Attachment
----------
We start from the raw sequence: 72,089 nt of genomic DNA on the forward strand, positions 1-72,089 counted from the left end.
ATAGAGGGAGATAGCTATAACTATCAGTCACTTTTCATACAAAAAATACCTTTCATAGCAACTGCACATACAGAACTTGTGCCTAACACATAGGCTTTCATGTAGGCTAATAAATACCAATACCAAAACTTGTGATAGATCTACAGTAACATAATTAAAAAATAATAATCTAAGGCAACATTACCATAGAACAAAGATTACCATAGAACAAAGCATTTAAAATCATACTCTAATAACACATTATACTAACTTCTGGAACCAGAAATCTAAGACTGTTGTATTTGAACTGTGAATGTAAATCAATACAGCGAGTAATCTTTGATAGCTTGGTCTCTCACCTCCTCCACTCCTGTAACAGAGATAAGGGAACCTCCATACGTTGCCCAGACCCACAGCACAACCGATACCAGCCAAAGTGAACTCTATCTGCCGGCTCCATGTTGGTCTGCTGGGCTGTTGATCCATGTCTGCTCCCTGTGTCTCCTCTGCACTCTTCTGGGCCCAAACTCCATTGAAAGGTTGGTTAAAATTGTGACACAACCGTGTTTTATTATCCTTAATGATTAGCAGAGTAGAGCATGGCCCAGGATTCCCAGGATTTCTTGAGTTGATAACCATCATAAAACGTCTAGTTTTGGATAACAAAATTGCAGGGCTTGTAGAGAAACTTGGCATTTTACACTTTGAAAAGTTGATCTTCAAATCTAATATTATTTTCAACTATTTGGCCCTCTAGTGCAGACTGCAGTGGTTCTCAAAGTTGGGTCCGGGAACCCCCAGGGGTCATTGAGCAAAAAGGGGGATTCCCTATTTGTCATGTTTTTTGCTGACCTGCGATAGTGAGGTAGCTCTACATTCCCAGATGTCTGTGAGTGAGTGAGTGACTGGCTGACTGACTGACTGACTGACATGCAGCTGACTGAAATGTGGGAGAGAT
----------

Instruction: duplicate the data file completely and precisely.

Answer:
We start from the raw sequence: 72,089 nt of genomic DNA on the forward strand, positions 1-72,089 counted from the left end.
ATAGAGGGAGATAGCTATAACTATCAGTCACTTTTCATACAAAAAATACCTTTCATAGCAACTGCACATACAGAACTTGTGCCTAACACATAGGCTTTCATGTAGGCTAATAAATACCAATACCAAAACTTGTGATAGATCTACAGTAACATAATTAAAAAATAATAATCTAAGGCAACATTACCATAGAACAAAGATTACCATAGAACAAAGCATTTAAAATCATACTCTAATAACACATTATACTAACTTCTGGAACCAGAAATCTAAGACTGTTGTATTTGAACTGTGAATGTAAATCAATACAGCGAGTAATCTTTGATAGCTTGGTCTCTCACCTCCTCCACTCCTGTAACAGAGATAAGGGAACCTCCATACGTTGCCCAGACCCACAGCACAACCGATACCAGCCAAAGTGAACTCTATCTGCCGGCTCCATGTTGGTCTGCTGGGCTGTTGATCCATGTCTGCTCCCTGTGTCTCCTCTGCACTCTTCTGGGCCCAAACTCCATTGAAAGGTTGGTTAAAATTGTGACACAACCGTGTTTTATTATCCTTAATGATTAGCAGAGTAGAGCATGGCCCAGGATTCCCAGGATTTCTTGAGTTGATAACCATCATAAAACGTCTAGTTTTGGATAACAAAATTGCAGGGCTTGTAGAGAAACTTGGCATTTTACACTTTGAAAAGTTGATCTTCAAATCTAATATTATTTTCAACTATTTGGCCCTCTAGTGCAGACTGCAGTGGTTCTCAAAGTTGGGTCCGGGAACCCCCAGGGGTCATTGAGCAAAAAGGGGGATTCCCTATTTGTCATGTTTTTTGCTGACCTGCGATAGTGAGGTAGCTCTACATTCCCAGATGTCTGTGAGTGAGTGAGTGACTGGCTGACTGACTGACTGACTGACATGCAGCTGACTGAAATGTGGGAGAGAT